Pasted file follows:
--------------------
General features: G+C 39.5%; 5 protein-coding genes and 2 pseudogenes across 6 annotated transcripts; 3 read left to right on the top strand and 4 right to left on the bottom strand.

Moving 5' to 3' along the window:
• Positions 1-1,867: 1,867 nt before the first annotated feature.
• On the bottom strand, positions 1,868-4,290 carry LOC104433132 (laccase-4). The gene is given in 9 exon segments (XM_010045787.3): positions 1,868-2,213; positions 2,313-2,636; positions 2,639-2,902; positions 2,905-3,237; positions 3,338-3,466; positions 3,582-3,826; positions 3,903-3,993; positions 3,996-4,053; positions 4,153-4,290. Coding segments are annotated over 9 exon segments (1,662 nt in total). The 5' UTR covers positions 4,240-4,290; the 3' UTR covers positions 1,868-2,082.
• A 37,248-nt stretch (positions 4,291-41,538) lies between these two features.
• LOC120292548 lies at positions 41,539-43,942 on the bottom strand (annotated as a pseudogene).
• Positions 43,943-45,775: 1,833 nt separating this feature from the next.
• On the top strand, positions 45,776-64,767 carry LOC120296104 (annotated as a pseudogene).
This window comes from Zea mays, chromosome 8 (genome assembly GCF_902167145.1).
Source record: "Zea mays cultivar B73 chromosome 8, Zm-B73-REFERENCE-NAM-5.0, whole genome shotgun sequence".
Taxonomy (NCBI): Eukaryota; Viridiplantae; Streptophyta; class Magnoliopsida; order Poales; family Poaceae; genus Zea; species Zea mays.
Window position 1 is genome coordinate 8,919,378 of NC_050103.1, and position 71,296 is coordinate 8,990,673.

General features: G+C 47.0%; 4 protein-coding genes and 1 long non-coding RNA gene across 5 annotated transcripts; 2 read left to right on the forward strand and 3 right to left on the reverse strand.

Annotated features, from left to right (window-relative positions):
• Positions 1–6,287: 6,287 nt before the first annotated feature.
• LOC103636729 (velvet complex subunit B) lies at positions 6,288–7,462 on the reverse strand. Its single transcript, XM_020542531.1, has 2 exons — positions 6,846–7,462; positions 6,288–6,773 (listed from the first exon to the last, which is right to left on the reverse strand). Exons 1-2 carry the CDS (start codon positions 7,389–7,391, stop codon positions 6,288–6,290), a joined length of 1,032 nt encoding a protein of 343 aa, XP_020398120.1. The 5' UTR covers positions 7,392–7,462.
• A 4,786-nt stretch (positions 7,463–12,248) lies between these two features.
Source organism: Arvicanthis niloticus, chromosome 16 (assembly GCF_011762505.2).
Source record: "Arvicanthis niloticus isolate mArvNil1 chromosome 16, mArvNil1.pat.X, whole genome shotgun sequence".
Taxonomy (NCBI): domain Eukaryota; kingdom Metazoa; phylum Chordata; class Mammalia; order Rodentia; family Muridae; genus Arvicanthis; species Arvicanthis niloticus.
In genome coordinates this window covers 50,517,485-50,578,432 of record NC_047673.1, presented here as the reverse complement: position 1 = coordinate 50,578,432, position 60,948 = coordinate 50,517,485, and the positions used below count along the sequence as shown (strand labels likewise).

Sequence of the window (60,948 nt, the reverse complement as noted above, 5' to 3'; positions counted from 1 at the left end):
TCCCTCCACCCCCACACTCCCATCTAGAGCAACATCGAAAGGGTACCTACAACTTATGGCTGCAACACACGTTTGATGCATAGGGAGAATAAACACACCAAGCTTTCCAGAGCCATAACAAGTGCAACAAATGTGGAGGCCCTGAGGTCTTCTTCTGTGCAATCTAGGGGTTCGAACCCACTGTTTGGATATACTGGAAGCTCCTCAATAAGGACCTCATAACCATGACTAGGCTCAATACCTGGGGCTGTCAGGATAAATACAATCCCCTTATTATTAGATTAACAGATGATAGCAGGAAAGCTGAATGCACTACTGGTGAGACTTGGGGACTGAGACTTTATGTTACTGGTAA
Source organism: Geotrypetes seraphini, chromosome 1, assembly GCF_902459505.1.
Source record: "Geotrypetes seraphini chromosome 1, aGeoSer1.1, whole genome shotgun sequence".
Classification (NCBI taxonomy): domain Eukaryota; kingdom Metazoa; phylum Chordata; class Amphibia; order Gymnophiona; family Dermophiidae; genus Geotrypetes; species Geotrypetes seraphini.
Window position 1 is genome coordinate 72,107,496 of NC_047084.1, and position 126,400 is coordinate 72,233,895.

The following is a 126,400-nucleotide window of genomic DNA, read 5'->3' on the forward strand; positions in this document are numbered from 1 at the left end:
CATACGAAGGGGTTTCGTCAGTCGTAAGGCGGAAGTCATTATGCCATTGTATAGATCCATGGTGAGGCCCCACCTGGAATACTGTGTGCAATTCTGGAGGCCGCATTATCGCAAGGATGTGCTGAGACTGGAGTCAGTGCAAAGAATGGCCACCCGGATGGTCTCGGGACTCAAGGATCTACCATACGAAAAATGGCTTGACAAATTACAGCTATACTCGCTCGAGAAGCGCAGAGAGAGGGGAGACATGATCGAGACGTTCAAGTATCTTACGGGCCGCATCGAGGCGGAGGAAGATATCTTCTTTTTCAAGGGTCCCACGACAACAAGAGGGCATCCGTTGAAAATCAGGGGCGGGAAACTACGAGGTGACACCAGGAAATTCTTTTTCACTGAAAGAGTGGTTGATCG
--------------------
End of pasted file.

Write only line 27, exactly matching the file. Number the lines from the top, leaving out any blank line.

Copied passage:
Window position 1 is genome coordinate 72,107,496 of NC_047084.1, and position 126,400 is coordinate 72,233,895.